cirrhosis

(redirected from alcoholic cirrhosis)
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Related to alcoholic cirrhosis: Alcoholic liver disease, Alcoholic liver cirrhosis

cir·rho·sis

 (sĭ-rō′sĭs)
n.
1. Any of various chronic diseases of the liver characterized by the replacement of normal tissue with fibrous tissue and the loss of functional liver cells, resulting from a variety of causes that include chronic alcoholism and certain diseases and infections, especially hepatitis C.
2. Chronic interstitial inflammation of any tissue or organ. No longer in clinical use.

[New Latin : Greek kirros, tawny (from the color of the diseased liver) + -osis.]

cir·rhot′ic (-rŏt′ĭk) adj.

cirrhosis

(sɪˈrəʊsɪs)
n
(Pathology) any of various progressive diseases of the liver, characterized by death of liver cells, irreversible fibrosis, etc: caused by inadequate diet, excessive alcohol, chronic infection, etc. Also called: cirrhosis of the liver
[C19: New Latin, from Greek kirrhos orange-coloured + -osis; referring to the appearance of the diseased liver]
cirˈrhosed adj
cirrhotic adj

cir•rho•sis

(sɪˈroʊ sɪs)

n.
a chronic disease of the liver in which fibrous tissue invades and replaces normal tissue, disrupting important functions, as digestion and detoxification.
[1830–40; < Greek kirrh(ós) tawny orange + -osis]
cir•rhot′ic (-ˈrɒt ɪk) adj.
cir•rhosed′, adj.

cir·rho·sis

(sĭ-rō′sĭs)
A liver disease in which normal liver cells are gradually replaced by scar tissue, causing the organ to shrink, harden, and lose its function. Cirrhosis is most commonly caused by chronic alcohol abuse.

cirrhosis

a degenerative disease of the liver, marked by an excessive formation of tissue and contraction of the organ, usually brought on by chronic alcohol abuse. — cirrhotic, adj.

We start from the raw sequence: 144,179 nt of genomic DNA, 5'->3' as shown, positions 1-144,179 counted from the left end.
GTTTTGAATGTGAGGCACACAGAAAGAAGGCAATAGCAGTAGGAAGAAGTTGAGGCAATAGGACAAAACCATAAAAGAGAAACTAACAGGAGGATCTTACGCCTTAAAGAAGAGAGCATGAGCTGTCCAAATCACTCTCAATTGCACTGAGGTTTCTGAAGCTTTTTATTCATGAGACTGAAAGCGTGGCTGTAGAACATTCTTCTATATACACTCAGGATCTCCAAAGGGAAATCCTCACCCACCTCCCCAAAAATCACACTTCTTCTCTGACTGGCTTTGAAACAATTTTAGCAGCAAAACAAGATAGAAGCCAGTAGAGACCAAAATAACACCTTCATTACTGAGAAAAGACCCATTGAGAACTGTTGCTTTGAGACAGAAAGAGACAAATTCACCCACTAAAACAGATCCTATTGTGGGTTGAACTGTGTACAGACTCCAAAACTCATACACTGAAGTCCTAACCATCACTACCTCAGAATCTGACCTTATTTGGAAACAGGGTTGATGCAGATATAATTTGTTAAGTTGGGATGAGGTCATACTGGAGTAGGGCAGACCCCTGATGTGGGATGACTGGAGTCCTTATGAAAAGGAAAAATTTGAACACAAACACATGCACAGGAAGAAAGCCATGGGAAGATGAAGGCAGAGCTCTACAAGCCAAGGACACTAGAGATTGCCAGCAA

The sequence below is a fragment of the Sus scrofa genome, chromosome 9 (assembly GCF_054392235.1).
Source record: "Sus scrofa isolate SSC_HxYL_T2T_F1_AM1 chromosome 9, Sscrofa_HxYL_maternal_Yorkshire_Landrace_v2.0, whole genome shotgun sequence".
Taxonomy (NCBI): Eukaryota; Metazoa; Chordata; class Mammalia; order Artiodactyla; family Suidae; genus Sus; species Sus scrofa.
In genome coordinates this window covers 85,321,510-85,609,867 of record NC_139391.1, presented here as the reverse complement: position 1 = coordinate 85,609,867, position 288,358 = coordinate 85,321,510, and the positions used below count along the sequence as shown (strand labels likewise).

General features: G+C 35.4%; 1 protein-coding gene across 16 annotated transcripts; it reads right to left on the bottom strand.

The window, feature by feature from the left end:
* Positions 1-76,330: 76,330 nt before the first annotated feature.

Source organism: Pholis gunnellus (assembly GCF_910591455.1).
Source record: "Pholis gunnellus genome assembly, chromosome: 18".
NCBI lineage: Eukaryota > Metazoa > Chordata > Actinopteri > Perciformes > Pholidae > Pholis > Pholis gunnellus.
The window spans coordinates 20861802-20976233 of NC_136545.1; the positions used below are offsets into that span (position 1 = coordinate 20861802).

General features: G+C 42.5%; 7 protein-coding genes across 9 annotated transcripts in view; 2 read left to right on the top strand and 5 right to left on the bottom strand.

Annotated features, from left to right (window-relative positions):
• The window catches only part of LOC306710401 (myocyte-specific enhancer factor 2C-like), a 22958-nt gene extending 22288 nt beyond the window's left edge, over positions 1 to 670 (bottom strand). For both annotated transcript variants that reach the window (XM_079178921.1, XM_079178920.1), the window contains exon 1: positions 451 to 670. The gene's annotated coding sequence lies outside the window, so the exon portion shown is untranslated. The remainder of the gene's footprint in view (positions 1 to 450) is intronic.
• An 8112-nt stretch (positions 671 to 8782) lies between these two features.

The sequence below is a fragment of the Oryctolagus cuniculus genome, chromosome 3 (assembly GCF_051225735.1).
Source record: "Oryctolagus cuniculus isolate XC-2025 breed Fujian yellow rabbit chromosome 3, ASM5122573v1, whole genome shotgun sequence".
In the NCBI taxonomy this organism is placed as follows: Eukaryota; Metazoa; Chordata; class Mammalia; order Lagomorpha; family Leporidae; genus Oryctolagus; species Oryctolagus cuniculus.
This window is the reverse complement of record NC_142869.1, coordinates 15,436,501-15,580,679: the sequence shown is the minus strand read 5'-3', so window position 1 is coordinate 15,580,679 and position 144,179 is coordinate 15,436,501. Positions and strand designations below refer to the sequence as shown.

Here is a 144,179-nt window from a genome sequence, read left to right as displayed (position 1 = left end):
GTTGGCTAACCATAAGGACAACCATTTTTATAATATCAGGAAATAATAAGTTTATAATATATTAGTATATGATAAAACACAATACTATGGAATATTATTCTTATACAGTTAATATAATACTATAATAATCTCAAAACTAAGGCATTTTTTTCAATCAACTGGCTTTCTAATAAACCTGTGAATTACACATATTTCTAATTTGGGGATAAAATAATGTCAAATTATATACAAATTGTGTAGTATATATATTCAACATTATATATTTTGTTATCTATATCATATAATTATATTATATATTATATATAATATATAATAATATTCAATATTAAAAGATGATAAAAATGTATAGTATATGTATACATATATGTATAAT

See also: Disease and Illness

cirrhosis

Chronic inflammation of the liver (caused by severe alcoholism or hepatitis) leads to the death of liver cells. Fibrous scar tissue can build up and interfere with the liver’s functioning.
ThesaurusAntonymsRelated WordsSynonymsLegend:
Noun1.cirrhosis - a chronic disease interfering with the normal functioning of the liver; the major cause is chronic alcoholism
liver disease - a disease affecting the liver
Translations

cirrhosis

[sɪˈrəʊsɪs] Ncirrosis f

cirrhosis

[sɪˈrəʊsɪs] ncirrhose f cirrhosis of the livercirrhosis of the liver ncirrhose f du foie

cirrhosis

nZirrhose f

cirrhosis

[sɪˈrəʊsɪs] n (also cirrhosis of the liver) → cirrosi f inv (epatica)

cir·rho·sis

n. cirrosis, enfermedad asociada con infl. intersticial, fallo en la función de hepatocitos y trastornos en la circulación de la sangre en el hígado;
alcoholic ______ alcohólica;
biliary ______ biliar.

cirrhosis

n cirrosis f; primary biliary — cirrosis biliar primaria
References in periodicals archive ?
Another report documented bacteremia and cellulitis in a patient with alcoholic cirrhosis (13).
Approximately 170,000 people die from alcoholic cirrhosis of the liver in Europe every year.
Analysis of subgroups indicated that treatment was effective in patients with alcoholic cirrhosis (P = 0.
A TEESSIDE man died in hospital of alcoholic cirrhosis of the liver and heart disease despite efforts to save him, a Middlesbrough inquest heard.
Other new research released at the congress showcased a strong link between the development of hepatocellular carcinoma (HCC) in alcoholic cirrhosis patients and metabolic fatty liver disease.
Over the past 35 years I've seen perhaps a thousand patients with alcoholic cirrhosis.
Dean Warren and Robert Zeppa in 1967 for the treatment of PH, predominantly due to alcoholic cirrhosis (2,3).
This study is based on data in the remaining 448 patients with alcoholic cirrhosis and proven oesophageal variceal bleeding who received endoscopic intervention for bleeding.
Mr Davies told the court Mr Ayers died from multi-organ failure and alcoholic cirrhosis.
Those with alcoholic cirrhosis of the liver - a disease that has increased markedly in Scotland in recent years - have a significantly increased risk of liver cancer.
The risk of HCC in patients with alcoholic cirrhosis is not accurately known.
In a study of patients with alcoholic cirrhosis, 2 years of administration of SAMe resulted in an overall decline in mortality compared with placebo, but no statistical significance was achieved (Mato et al.